Multimedia

Bob Hallinen
At an art installation in front of the Anchorage Museum that's part of the GLACIER conference has wood blocks with Arctic words carved in them in English, Alaska Native languages, Russian, Icelandic, Swedish, Finnish and Norwegian. Conference participants and members of the public are encouraged to take a block revealing photographs by Brian Adams, Michael Conti and Jayson Smart.
Shelby Lum

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Visitors wandered up to giant chunks of ice sitting outside of the Anchorage Museum on Sunday and were able to touch pieces of a glacier. On the lawn, there were samples of food and free music performances that were part of a celebration in collaboration with GLACIER, the conference that focuses on the issues in the Arctic and is taking place in Anchorage this week. 
Alaska Dispatch News
It’s official: Denali is now the mountain formerly known as Mt. McKinley.
Bob Hallinen
On Saturday, Aug. 29, 2015 kayakers, packrafters and a rafting class from the University of Alaska Anchorage paddle down the Portage River after launch their watercraft from the outlet of Portage Lake with the Chugach and Kenai Mountains behind them.
Loren Holmes,Lisa Demer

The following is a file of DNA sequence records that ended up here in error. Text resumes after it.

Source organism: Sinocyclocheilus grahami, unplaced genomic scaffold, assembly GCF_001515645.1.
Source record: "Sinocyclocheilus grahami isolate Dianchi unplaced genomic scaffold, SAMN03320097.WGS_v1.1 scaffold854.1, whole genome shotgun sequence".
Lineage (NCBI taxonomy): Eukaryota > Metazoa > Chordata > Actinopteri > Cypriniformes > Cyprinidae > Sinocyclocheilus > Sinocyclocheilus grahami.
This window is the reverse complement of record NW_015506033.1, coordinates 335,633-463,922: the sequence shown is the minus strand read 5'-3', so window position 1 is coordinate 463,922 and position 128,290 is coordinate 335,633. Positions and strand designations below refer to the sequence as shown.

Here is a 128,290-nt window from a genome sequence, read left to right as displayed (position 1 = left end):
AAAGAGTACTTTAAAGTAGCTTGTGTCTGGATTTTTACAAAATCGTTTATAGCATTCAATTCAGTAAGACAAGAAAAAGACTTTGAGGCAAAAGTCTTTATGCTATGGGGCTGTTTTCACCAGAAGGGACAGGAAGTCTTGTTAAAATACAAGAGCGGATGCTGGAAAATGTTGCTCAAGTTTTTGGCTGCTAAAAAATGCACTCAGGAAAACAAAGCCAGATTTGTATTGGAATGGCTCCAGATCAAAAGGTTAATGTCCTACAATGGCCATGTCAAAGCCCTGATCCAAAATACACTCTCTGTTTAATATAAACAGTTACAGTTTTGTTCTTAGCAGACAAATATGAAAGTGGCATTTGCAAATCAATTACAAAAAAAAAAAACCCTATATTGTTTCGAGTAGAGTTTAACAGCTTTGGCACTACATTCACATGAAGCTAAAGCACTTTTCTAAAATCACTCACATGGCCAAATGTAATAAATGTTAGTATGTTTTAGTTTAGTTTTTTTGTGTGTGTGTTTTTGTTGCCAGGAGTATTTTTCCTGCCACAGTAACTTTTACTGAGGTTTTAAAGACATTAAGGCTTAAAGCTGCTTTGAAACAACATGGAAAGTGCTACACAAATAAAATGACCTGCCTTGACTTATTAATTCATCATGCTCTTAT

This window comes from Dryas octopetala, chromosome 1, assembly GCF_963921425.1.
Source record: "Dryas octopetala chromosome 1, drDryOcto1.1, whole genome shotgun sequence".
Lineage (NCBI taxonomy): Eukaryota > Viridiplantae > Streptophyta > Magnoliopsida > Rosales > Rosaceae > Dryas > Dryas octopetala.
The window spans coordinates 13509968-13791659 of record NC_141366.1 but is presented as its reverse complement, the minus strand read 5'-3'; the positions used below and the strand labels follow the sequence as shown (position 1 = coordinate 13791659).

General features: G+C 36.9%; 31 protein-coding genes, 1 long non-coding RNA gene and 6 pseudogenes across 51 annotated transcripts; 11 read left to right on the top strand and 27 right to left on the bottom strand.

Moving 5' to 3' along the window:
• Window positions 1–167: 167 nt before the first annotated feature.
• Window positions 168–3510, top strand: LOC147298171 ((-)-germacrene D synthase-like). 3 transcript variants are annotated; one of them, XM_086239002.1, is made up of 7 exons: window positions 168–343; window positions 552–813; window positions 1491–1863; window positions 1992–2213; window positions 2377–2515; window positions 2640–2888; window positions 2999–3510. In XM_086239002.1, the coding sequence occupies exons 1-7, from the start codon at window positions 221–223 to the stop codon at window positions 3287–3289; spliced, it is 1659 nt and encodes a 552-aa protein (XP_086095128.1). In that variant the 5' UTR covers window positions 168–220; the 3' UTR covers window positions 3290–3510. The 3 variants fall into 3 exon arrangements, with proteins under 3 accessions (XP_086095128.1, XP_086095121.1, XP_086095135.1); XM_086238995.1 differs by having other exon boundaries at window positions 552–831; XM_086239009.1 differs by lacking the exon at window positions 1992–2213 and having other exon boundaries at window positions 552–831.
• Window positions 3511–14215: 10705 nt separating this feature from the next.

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NEWTOK – The only way to reach the village of Newtok from the airstrip is across an old wooden boardwalk so crooked and broken that a person on foot risks falling between gaps in planks into the marsh below.The school principal hauls his own honey bucket. An aide at the health clinic lives with four others in a one-room home where duct tape patches cracks between walls. Homes tilt at crazy angles after years of sinking unevenly into thawing permafrost.While new houses and modern water and sewer systems lift up lives in some rural communities, government agencies as of late see little reason to invest in eroding villages that everyone is preparing to leave behind.This isolated Southwest Alaska community is disappearing as the land sinks, sea levels rise and the bordering Ninglick River gobbles up an average of one-fourth of a football field a year.“My house used to be down there by the pond, and they had to drag it up here,” said Elsie Stewart, 49, standing on the front steps of her home, moved a few years back after a flood. The hide of a musk ox hunted by her brother lay drying outside. She knits the fine yarn spun from qiviut, the down, into scarves and smokerings, or nachaqs, as part of the Anchorage-based Ooomingmak cooperative.With severe erosion and flooding in Newtok, Stewart is unsure the place she was born and raised will be there for her own children.But Newtok doesn’t intend to lose itself to the creep of climate change. Of more than two dozen threatened Alaska villages, Newtok is the one farthest along in efforts to relocate to new, higher ground.Read more: Newtok not waiting: Disintegrating Alaska village stages move to new siteSee more: Slideshow: Newtok not waiting: Disintegrating Alaska village stages move to new siteWatch this video on YouTube or Vimeo, and be sure to subscribe to our YouTube channel for more.